This summer, Manhattan District Attorney Alvin Bragg’s office will hand out $20,000 to up to 10 nonprofits each for employing at-risk youngsters on projects pertaining to gun violence prevention. The fund was announced last week by Bragg at a press conference and applicants can send in proposals to CJII@islg.cuny.edu until June 27.
The plan is to put New Yorkers ages 15-26 to work from Aug. 1 to Oct. 31, with at least three-fourths of each community organization’s fund going toward paying them. These summer jobs can be anything gun violence prevention-related, but one example floated by the DA was beautifying “hot spots,” or places where shootings statistically happen the most.
“Research shows that if you enhance the space, whether it’s a garden or some other enhancement, that gun violence will reduce in the surrounding area by about 30%,” said Bragg. “That’s the heart of it, we want to get our youth engaged, and really looking not just at youth broadly, but youth that are at risk for gun violence.”
Bragg specifically highlighted those with the trauma of witnessing gun violence in the past or who intimately know someone who has been arrested for gun-related crimes as the initiative’s targets. He estimates roughly 200 young New Yorkers will participate in the program. Additionally, East Harlem, Central and West Harlem, Washington Heights and the Lower East Side are specifically targeted by this initiative. Nonprofits from these four neighborhoods receive priority when applying. Fittingly, the announcement was made on 124th Street, where several leaders, including Congressman Adriano Espaillat, endorsed the plan.
“I commend Manhattan District Attorney Bragg on today’s initiative to support community-based organizations in their efforts to address gun violence and prevention among youth across our city,” said Espaillat at the press conference. “Gun violence affects everyone, and during Gun Violence Awareness Month, we must work together to end gun violence and keep our communities safe.”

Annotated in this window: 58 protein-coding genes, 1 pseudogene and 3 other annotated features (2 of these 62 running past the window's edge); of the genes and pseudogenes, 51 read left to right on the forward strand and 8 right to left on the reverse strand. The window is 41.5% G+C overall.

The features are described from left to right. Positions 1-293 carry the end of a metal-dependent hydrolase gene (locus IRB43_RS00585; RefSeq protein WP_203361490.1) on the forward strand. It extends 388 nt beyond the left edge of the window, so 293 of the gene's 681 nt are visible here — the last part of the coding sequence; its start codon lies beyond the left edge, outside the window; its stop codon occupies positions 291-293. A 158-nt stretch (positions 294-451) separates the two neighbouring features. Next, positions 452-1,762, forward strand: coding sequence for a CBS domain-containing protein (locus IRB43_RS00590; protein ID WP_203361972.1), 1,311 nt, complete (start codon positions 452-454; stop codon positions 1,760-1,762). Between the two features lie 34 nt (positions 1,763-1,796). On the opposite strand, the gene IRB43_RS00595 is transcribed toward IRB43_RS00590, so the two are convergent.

Distributed by the DA Office’s Community Justice Investment Initiative, the fund is one of many ways the city is prepping for a summer spike in gun violence in an already tragedy-ridden year. But it’s also an opportunity for the kids to earn some spending money this summer. In fact, the thought has the district attorney feeling quite wistful of his youth.
“I remember my summer jobs and some of the work was meaningful, some of it was not, but the check was always appreciated,” said Bragg, laughing. “We’re not naive. We know this is not a panacea. But this is a piece of the puzzle. And this is why we in government want to get the funding to the community-based organizations who are working with our youth every day and can identify who would most benefit from this, then connect with them so that we can have a productive summer.”
Tandy Lau is a Report for America corps member and writes about public safety for the Amsterdam News. Your donation to match our RFA grant helps keep him writing stories like this one; please consider making a tax-deductible gift today by visiting: https://tinyurl.com/fcszwj8w